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Fri Aug 3, 2012 3:35pm EDT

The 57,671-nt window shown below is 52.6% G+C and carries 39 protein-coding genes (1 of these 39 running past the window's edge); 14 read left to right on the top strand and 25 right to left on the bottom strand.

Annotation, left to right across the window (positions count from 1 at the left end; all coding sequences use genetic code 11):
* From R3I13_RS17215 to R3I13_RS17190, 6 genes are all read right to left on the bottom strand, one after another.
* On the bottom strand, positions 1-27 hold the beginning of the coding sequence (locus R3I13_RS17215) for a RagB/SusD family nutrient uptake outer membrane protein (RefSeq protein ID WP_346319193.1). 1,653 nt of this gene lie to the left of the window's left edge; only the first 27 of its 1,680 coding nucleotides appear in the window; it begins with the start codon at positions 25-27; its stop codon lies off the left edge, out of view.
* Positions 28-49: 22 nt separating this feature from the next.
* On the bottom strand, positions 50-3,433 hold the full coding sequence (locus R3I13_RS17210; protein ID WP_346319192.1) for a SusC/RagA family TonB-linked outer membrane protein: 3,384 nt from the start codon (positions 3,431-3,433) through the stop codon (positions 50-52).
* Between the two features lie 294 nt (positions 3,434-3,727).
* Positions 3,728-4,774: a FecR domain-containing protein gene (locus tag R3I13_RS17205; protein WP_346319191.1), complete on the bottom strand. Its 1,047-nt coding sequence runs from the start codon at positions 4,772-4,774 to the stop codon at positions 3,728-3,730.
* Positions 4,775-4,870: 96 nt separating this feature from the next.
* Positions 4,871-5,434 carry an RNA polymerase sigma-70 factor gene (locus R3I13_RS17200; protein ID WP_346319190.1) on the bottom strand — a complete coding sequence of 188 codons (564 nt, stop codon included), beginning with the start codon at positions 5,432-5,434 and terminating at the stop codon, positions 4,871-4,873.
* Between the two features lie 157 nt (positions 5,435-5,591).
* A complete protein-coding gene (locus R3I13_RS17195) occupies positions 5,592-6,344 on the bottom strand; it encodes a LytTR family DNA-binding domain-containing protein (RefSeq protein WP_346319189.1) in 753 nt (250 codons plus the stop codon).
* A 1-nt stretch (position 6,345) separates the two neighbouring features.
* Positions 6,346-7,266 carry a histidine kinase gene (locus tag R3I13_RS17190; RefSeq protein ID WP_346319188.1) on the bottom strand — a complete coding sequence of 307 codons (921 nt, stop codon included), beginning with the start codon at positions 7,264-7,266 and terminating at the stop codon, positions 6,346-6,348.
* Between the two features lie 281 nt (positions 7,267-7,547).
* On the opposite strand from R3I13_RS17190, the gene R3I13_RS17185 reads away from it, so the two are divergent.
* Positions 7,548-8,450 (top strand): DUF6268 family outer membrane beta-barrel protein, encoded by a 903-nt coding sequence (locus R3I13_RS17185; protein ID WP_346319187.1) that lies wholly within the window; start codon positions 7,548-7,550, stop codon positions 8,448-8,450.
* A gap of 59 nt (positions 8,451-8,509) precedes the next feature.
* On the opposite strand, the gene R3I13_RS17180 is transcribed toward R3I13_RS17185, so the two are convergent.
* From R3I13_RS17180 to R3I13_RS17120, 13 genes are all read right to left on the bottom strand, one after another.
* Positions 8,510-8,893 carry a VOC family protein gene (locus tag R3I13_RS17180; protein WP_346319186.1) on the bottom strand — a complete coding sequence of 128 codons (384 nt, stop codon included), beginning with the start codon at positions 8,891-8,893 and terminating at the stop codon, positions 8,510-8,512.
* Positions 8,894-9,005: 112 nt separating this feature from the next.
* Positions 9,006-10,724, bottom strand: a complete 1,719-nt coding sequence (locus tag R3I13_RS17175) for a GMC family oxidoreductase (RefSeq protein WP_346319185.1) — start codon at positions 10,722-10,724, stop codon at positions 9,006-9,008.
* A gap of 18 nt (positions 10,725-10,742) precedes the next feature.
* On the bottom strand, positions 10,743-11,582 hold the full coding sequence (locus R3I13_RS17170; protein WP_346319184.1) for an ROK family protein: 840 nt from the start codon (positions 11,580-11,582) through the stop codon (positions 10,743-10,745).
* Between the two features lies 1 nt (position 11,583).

* U.S. non-farm payrolls rise by 163,000 in July * Dollar falls vs euro; copper jumps over 1.5 pct * Copper open interest reflects lack of conviction By Chris Kelly and Susan Thomas NEW YORK/LONDON, Aug 3 (Reuters) - Copper jumped by the most in three weeks on Friday after data showing U.S. employers hired more workers than expected last month deflated the dollar and boosted prices of the red metal away from the bottom end of well-worn range. Copper rose alongside a 3 percent rally in crude oil and a late-week surge in equities after the Labor Department said nonfarm payrolls rose 63,000 in July, breaking three straight months of job gains below 100,000 and offering some hope for the ailing economy. But an increase in the jobless rate to 8.3 percent reminded investors of the still-fragile state of the world's largest economy and kept prospects of further monetary stimulus from the Federal Reserve on the table. "The noose ... (is) still around the Fed's neck and everybody is very cognizant of the fact that we could fall off the economic cliff any day," said Adam Sarhan, chief executive of Sarhan Capital in New York. London Metal Exchange (LME) three-month copper rose $115, or 1.6 percent, to end at $7,445 a tonne, its biggest one-day gain since July 13, when prices soared by nearly 2 percent. In New York, the COMEX September contract rose 7.70 cents, or 2.3 percent, to settle at $3.3675 per lb after dealing between $3.2985 and $3.3740. Since May, copper prices have been mired in a range between $7,200 and $7,800 in London and $3.25 and $3.60 in New York, pushed and pulled between a waning global growth outlook and a tighter supply base and second-half Chinese demand prospects. "Although the numbers are decent, they're not so amazing that the Fed are going to turn around and say the economy is fine. It will take a long and sustained period of improving data for the Fed to say that," said Guy Wolf, a macro strategist at Marex Spectron. "If we are moving into an environment where there is no more bad news, copper could get out of this range and move back towards $8,000. If people start selling U.S. Treasuries, then that money will be seeking a home in places like base metals." The jobs report reduced demand for safe-haven assets, including the dollar, which slipped against the euro and a basket of currencies. A weak dollar makes commodities priced in the U.S. unit cheaper for holders of other currencies. A separate piece of data showed the pace of growth in the vast U.S. services sector edged up in July as new orders gained traction, but employment fell to its lowest level in nearly a year. Gains in base metals were capped, however, by lingering concerns about the debt crisis in the euro zone. On Thursday, commodity prices fell and copper hit six-week lows after ECB President Mario Draghi failed to offer immediate action to fix the euro zone economy, which the market had expected to come via an announcement of large-scale bond purchases. "There were unwarranted expectations starting from last week of a decisive response by the monetary authorities, until yesterday when it became clear no fireworks were coming. At least not yet," RBS strategist Nikos Kavalis said. ECB INACTION The ECB's inaction added to gloom over dismal manufacturing sector reports from China, Europe and the United States this week, with only a small gleam of improvement seen in China's small- and medium-sized private sector companies. China is the world's top copper consumer, accounting for around 40 percent of global demand for the metal used in power and construction. "The Chinese growth outlook appears riddled with risk, with soft investment growth likely to weigh on commodities demand over coming quarters. Taken together, metals demand is likely to remain restrained, which could keep prices at low levels in the near term, National Australia Bank said in a research note. Reflecting a lack of conviction about copper's short-term price direction, the open interest in the LME copper contract hovered around near-five-year lows hit last week. LME three-month aluminium ended up $16 at $1,860 a tonne. ANZ sees potential for further losses to below $1,600 per tonne, which would add pressure on smelters suffering with thin or negative margins. Bosnia's only alumina plant had to halt production on Wednesday after the country's main gas distributor cut supplies because it could not pay its bills. It resumed production on Thursday after agreeing to pay part of its debt. Metal Prices at 1848 GMT Metal Last Change Pct Move End 2011 Ytd Pct move COMEX Cu 336.60 7.55 +2.29 343.60 -2.04 LME Alum 1859.00 15.00 +0.81 2020.00 -7.97 LME Cu 7442.00 112.00 +1.53 7600.00 -2.08 LME Lead 1894.50 40.50 +2.18 2035.00 -6.90 LME Nickel 15600.00 350.00 +2.30 18710.00 -16.62 LME Tin 17895.00 465.00 +2.67 19200.00 -6.80 LME Zinc 1839.00 27.00 +1.49 1845.00 -0.33 SHFE Alu 15350.00 -5.00 -0.03 15845.00 -3.12 SHFE Cu* 54300.00 -460.00 -0.84 55360.00 -1.91 SHFE Zin 14550.00 -15.00 -0.10 14795.00 -1.66 ** Benchmark month for COMEX copper * 3rd contract month for SHFE AL, CU and ZN SHFE ZN began trading on 26/3/07
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